The Quest for Knowledge

It's been a while. I'm going to try to jump start this lovely blog of mine because I need some sort of creative outlet beyond my job. 

So, right now I'm officially a college graduate. And surprisingly I find myself missing college a whole lot more than I thought I would. I miss my having all my close friends all in the same vicinity, I miss the little bubble that goes hand in hand with being in college, and I miss learning in the classroom. (All you college kids out there, cherish your days...it flies!)

So college is over. Now I'm officially a working woman at an awesome agency. I remember when I was still in school, and I always wondered to myself...when will the time come when I feel prepared to start my career? Does this "feeling" suddenly just hit you one day? Well, here I am. I don't think it ever hit me, and I feel as if it never well. I've come to this job with a sense of wonderment and a desire to learn. And I think as long as I feel that way with every opportunity that comes my way...I will never feel 100% prepared to do it all. And to me, that's the beauty of it.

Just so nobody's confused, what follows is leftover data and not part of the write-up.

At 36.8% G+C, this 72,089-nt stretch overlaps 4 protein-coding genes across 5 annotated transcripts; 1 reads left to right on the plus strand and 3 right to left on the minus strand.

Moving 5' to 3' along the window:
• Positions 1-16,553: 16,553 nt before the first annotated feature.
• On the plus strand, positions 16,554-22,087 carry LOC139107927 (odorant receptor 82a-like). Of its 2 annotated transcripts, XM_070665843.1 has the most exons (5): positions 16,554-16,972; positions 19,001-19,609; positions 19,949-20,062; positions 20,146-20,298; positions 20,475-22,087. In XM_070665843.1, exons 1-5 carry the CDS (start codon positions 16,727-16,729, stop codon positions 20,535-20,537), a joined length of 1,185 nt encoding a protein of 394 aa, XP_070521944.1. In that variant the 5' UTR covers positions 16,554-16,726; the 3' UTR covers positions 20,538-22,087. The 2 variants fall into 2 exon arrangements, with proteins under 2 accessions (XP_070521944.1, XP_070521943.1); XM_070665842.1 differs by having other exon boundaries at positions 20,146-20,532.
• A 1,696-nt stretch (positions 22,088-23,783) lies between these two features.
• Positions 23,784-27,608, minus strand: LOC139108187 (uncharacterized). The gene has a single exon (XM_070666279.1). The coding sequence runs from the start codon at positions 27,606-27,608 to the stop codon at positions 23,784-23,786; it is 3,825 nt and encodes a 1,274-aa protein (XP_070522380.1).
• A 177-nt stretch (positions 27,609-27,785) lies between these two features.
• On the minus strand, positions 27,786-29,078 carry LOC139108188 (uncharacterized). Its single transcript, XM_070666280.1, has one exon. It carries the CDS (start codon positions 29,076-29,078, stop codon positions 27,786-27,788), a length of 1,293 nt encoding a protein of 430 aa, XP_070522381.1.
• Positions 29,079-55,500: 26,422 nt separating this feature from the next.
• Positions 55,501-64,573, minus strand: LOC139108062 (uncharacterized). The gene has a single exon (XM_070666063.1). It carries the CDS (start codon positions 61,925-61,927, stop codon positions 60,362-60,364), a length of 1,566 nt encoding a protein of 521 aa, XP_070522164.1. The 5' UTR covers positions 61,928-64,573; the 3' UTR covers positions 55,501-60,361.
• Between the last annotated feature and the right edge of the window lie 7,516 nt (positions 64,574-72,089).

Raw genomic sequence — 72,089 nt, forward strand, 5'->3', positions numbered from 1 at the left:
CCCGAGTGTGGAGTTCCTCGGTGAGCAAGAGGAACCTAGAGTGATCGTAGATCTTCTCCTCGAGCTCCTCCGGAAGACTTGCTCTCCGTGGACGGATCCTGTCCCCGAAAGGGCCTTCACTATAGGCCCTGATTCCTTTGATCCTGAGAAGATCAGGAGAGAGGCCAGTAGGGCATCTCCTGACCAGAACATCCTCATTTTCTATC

The beauty of choosing your career is that you are learning it as you do it. You can either fall more and more in love with your work, or you can begin to despise it. (And sometimes it can be a mix of both, and that's completely okay too.) I don't ever want to feel stagnant in my quest for knowledge and insight. And with that, comes a need for ambiguity, vulnerability, and must I say it, anxiety.

That's my stream of thoughts for now. Maybe my perspective will change a couple months down the road, we shall see.


Seek and Find Happiness


Another year has flown by, and now we quickly usher in 2013 with all its fresh potential. Reflecting back onto my year, I remember the one and only resolution I made in 2012: be happy. Not to say that I wasn't content with how my life has been, but I knew that there was room to make better choices for my happiness. 

Before I continue, I want to make a side note. For a while I've wondered if this idea of "seeking happiness" was selfish, or "first worldly" even. (Pretty sure I made that word up.) However, a look back into the philosophy courses I've previously taken, I will see that this isn't true at all. It can even be argued that all human decisions are made under the premise that it will eventually bring us this wonderful feeling of happiness. Of course, everyone gets there differently, no way is wrong or right (although I personally think there are better ways than others). And some make goals to reach it, but never do.